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Why are college players having such a rough summer?

Hardly a week goes by without a player being suspended or dismissed from a team. What has happened to college athletes this summer?

Emmitt Holt failed to learn his lesson the first time.
Emmitt Holt failed to learn his lesson the first time.
Mike Carter-USA TODAY Sports

This has not been a good summer for college basketball players so far as avoiding brushes with the law goes. It seems each news and notes I type up features at least one player suspended or dismissed from a team and, as I sat down today, Justin Moss of Buffalo and Madison Jones of Wake Forest joined that less than prestigious club. Xavier was rocked when Dez Wells was summarily expelled for violations that he was later mostly exonerated of, but these issues are now becoming the norm. Why is that?

Lack of contact with coaches

It's weird to read that in a culture where it seems like every major program is under investigation for some sort of improper conduct, but it holds true. These problems generally crop up in the summer because coaching and training opportunities are limited then. That's not to say players don't get into trouble during the season, but the very presence of coaching staff and constant practice, training, and maybe even the occasional class make free time a bit more treasured. That leads us right to...

Too much free time

When you were in college what did you do in the summer? For most of us the answer to that question is "got a job." For athletes the answer to that is much more complicated. Jobs are pitfalls of accepting illegal benefits, boosters gone crazy, and a chance at losing amateur status permanently. Yes, there is a lot of running, shooting, and lifting to do during the summer, but that only takes up so much of a day. Even playing in tournaments or some leagues only fills so much time. After that, 18-21 year old men are left to their own devices for most of the day. When has that ever been a recipe for success?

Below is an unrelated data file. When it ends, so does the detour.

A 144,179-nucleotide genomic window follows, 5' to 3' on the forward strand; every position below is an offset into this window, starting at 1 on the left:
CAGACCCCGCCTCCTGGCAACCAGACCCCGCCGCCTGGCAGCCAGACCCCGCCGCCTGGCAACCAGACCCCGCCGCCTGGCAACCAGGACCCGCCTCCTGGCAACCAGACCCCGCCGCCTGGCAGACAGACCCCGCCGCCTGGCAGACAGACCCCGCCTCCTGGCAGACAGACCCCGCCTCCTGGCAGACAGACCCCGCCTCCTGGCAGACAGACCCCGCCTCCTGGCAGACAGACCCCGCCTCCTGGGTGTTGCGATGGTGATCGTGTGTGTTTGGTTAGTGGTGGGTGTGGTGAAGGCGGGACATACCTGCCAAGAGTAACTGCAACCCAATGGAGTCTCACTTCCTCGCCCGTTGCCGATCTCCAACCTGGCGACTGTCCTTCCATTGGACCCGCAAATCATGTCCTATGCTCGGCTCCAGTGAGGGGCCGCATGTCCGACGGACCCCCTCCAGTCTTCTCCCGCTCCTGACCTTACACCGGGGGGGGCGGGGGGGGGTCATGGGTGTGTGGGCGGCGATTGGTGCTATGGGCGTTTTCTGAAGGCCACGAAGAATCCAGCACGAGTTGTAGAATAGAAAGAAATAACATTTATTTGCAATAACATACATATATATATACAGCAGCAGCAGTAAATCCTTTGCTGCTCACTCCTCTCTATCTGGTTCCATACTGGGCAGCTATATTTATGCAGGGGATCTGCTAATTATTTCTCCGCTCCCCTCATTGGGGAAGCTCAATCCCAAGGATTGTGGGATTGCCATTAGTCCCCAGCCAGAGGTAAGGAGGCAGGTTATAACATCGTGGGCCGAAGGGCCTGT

A growing entitlement culture

Rash generalities following: A large part of the reason basketball players, or anyone, really, comes a cropper of the law is a lack of accountability before that point. Emmitt Holt from Indiana is a prime example of that. Holt was caught on Saturday for underage consumption of alcohol. That wouldn't be such a big deal if he hadn't also been involved with the Devin Davis mess last year. Quite simply, Holt figured that he got away with it once and he'd get away with it again. Nothing in the way Indiana behaved then, or in the way that anyone around Holt handled him since then, made him think that he would face consequences until it reached the level police were involved...


Even then, athletes skate simply because of who they are. At least, of course, until they are no longer useful to their institution or create too much bad publicity. Athletes are told throughout the recruiting process how special and how talented they are, they are feted on campus every time they do something right, and they live a life of privilege. That leads them to believe that they are the things they've been told they are. As Justin Moss has just learned, that isn't true. Institutions are playing a game of balancing the good and bad news that gets out. To that end athletes, students, coaches, or any staff are merely means to an end. When things go so badly that they effect image, the person is gone. Not recognizing that reality makes some players think they can get away with more than they can.

As the season approaches all of this will change. Players will be more involved in practice and all the other things that come with college to, hopefully, be constantly getting in trouble. Next summer, though, the troubling cycle will start all over again.